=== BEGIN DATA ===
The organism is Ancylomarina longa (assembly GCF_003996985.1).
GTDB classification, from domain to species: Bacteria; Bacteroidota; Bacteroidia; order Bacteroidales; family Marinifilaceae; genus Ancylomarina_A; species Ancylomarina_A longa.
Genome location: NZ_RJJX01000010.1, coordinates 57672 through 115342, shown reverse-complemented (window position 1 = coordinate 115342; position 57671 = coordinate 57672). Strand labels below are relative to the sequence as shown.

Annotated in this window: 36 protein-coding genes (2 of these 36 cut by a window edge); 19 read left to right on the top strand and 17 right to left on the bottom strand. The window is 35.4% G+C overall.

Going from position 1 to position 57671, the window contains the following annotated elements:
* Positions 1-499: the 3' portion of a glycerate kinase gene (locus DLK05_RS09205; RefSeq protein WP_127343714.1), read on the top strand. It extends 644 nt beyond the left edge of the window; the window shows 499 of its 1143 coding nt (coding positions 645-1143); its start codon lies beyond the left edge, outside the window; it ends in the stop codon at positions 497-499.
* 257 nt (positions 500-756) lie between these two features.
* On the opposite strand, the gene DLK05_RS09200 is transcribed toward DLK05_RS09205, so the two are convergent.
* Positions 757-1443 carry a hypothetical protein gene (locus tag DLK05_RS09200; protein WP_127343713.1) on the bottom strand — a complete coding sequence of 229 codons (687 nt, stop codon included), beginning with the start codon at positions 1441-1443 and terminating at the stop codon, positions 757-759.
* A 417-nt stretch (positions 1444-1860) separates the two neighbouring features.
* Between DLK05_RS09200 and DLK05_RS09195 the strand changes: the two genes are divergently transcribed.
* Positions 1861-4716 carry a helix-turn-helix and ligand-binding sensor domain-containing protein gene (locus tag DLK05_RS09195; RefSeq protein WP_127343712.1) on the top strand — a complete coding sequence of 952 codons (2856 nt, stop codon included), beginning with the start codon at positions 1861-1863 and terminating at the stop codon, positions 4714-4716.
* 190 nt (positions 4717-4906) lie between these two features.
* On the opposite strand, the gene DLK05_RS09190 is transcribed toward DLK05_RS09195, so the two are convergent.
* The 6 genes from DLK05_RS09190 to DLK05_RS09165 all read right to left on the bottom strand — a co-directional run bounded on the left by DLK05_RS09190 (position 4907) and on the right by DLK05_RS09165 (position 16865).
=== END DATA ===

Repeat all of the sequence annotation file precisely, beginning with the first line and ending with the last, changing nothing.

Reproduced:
The organism is Ancylomarina longa (assembly GCF_003996985.1).
GTDB classification, from domain to species: Bacteria; Bacteroidota; Bacteroidia; order Bacteroidales; family Marinifilaceae; genus Ancylomarina_A; species Ancylomarina_A longa.
Genome location: NZ_RJJX01000010.1, coordinates 57672 through 115342, shown reverse-complemented (window position 1 = coordinate 115342; position 57671 = coordinate 57672). Strand labels below are relative to the sequence as shown.

Annotated in this window: 36 protein-coding genes (2 of these 36 cut by a window edge); 19 read left to right on the top strand and 17 right to left on the bottom strand. The window is 35.4% G+C overall.

Going from position 1 to position 57671, the window contains the following annotated elements:
* Positions 1-499: the 3' portion of a glycerate kinase gene (locus DLK05_RS09205; RefSeq protein WP_127343714.1), read on the top strand. It extends 644 nt beyond the left edge of the window; the window shows 499 of its 1143 coding nt (coding positions 645-1143); its start codon lies beyond the left edge, outside the window; it ends in the stop codon at positions 497-499.
* 257 nt (positions 500-756) lie between these two features.
* On the opposite strand, the gene DLK05_RS09200 is transcribed toward DLK05_RS09205, so the two are convergent.
* Positions 757-1443 carry a hypothetical protein gene (locus tag DLK05_RS09200; protein WP_127343713.1) on the bottom strand — a complete coding sequence of 229 codons (687 nt, stop codon included), beginning with the start codon at positions 1441-1443 and terminating at the stop codon, positions 757-759.
* A 417-nt stretch (positions 1444-1860) separates the two neighbouring features.
* Between DLK05_RS09200 and DLK05_RS09195 the strand changes: the two genes are divergently transcribed.
* Positions 1861-4716 carry a helix-turn-helix and ligand-binding sensor domain-containing protein gene (locus tag DLK05_RS09195; RefSeq protein WP_127343712.1) on the top strand — a complete coding sequence of 952 codons (2856 nt, stop codon included), beginning with the start codon at positions 1861-1863 and terminating at the stop codon, positions 4714-4716.
* 190 nt (positions 4717-4906) lie between these two features.
* On the opposite strand, the gene DLK05_RS09190 is transcribed toward DLK05_RS09195, so the two are convergent.
* The 6 genes from DLK05_RS09190 to DLK05_RS09165 all read right to left on the bottom strand — a co-directional run bounded on the left by DLK05_RS09190 (position 4907) and on the right by DLK05_RS09165 (position 16865).